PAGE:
International Survivors of Suicide Loss Day – November 19th

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by Sherri Perry APRN Sherri Perry APRN, MSN (New)

Specializes in mental health, geriatrics, LTC, business. Has 9 years experience.

Recognizing and supporting those family and friends affected by suicide. Recognizing the stages of grief, how to implement self-help, and when it's important to seek out professional help.

Recognizing and supporting those affected by suicide

International Survivors of Suicide Loss Day – November 19th

Hopefully, many of us will never know what it’s like to lose someone to suicide. However, for those who sadly are living with it, we feel compassion and acknowledge their grief and loss. On November 19th, we dedicate the day to those who have lost loved ones to suicide. International Survivors of Suicide Loss Day allows survivors to come together in a supportive place and share experiences while honoring their loved ones.

Those Left Behind

With more than 45,000 people committing suicide in the U.S. every year, at least several people per suicide are left behind, grappling with grief and trying to make sense of this trauma. The events surrounding a suicide make the grief emotionally devastating and complicated, with family members and friends often needing increased support but being afraid to speak out loud about the circumstances of the death.

Stages of Grief and Strong Emotions

There are several models of grief, including Freud’s model of Bereavement, Bowlby’s Attachment Theory, and Elisabeth Kubler-Ross's five stages of grief, as detailed in her book On Death and Dying, which will be reviewed here. For survivors of suicide, the emotions displayed through the stages can be even more intense and confusing.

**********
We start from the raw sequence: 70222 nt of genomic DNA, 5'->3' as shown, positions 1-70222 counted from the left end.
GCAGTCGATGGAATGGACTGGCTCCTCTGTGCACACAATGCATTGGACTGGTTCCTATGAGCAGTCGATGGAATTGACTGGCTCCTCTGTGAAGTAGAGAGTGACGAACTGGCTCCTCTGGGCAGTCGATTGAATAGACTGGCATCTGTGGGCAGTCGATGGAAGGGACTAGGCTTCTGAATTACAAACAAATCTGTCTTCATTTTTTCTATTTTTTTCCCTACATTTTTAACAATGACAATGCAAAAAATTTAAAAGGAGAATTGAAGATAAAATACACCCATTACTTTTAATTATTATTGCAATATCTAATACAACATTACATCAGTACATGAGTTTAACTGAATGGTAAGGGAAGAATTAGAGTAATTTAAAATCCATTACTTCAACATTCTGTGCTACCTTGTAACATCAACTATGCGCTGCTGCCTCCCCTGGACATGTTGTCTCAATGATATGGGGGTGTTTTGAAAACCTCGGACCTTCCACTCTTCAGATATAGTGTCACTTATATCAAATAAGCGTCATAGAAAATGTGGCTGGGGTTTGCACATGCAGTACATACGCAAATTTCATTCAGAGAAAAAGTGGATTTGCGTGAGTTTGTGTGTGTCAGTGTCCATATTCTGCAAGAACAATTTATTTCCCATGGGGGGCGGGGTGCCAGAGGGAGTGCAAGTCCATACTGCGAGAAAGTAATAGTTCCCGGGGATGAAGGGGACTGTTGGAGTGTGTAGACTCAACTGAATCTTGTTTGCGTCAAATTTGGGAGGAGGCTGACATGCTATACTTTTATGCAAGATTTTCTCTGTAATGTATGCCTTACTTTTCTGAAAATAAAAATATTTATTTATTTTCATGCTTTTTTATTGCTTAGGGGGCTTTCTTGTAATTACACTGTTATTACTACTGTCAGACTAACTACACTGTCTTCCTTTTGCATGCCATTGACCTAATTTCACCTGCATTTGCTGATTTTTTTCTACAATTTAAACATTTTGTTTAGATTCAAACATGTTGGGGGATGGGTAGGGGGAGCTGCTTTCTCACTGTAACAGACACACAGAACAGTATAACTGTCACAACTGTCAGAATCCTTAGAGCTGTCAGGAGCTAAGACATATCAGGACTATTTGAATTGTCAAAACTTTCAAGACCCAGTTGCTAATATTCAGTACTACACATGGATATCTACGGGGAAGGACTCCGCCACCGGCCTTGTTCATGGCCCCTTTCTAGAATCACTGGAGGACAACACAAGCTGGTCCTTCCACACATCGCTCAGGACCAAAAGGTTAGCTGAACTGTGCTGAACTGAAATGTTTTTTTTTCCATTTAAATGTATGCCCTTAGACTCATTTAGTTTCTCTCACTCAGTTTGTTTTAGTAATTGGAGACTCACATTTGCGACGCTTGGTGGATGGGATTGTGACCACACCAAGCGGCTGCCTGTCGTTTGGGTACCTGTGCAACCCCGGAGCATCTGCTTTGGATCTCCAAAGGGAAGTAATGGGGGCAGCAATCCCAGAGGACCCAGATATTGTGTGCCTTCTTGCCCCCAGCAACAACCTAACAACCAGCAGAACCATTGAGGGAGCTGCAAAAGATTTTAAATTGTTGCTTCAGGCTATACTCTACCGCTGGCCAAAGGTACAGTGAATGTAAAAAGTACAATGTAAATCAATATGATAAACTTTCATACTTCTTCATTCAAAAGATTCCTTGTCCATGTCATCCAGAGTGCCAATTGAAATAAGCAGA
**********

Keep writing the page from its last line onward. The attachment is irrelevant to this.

1- Denial

The 1st stage of grief, aptly called “shock and disbelief” by Bowlby, dulls the intensity of the agonizing situation. It protects survivors from the extreme pain and anguish of considering the circumstances surrounding the truth of the suicide.

2- Anger

Anger is a natural response that takes place once reality sets in. Many other emotions hide in anger and manifest in various reactions, such as losing patience with others, having a short temper, and blaming others. Some of this blame is even directed toward their loved ones for committing suicide or towards family, friends, or even themselves for not picking up on the signs and getting help. Some even direct their anger towards a higher power for what they feel is an unjust situation.

3- Bargaining

Bargaining helps delay the grief that is undeniably coming. For a survivor of suicide, bargaining could include examining the many “what-ifs” or “if-only” moments of the situation, which can be excruciating and exhausting.

4- Depression

While the first three stages are an instinctive effort to protect us from emotional pain, depression inevitably arrives as the survivor faces the full recognition of their new reality. Heavy and confusing and full of uncertainty and regret, depression can weigh you down. It’s the phase that most people understand and relate to someone’s death.

5- Acceptance

Acceptance doesn’t mean that all the negative emotions are suddenly gone. The survivor has begun to accept the loss and fear and is coming to terms with it. Bowlby describes this as the rebuilding and healing stage.

Self-Help

These stages of grief are unique for everyone and may be experienced in various orders and then revisited. You may be in the acceptance stage and back in anger and denial. It could take weeks, months, or even years to go through all the stages.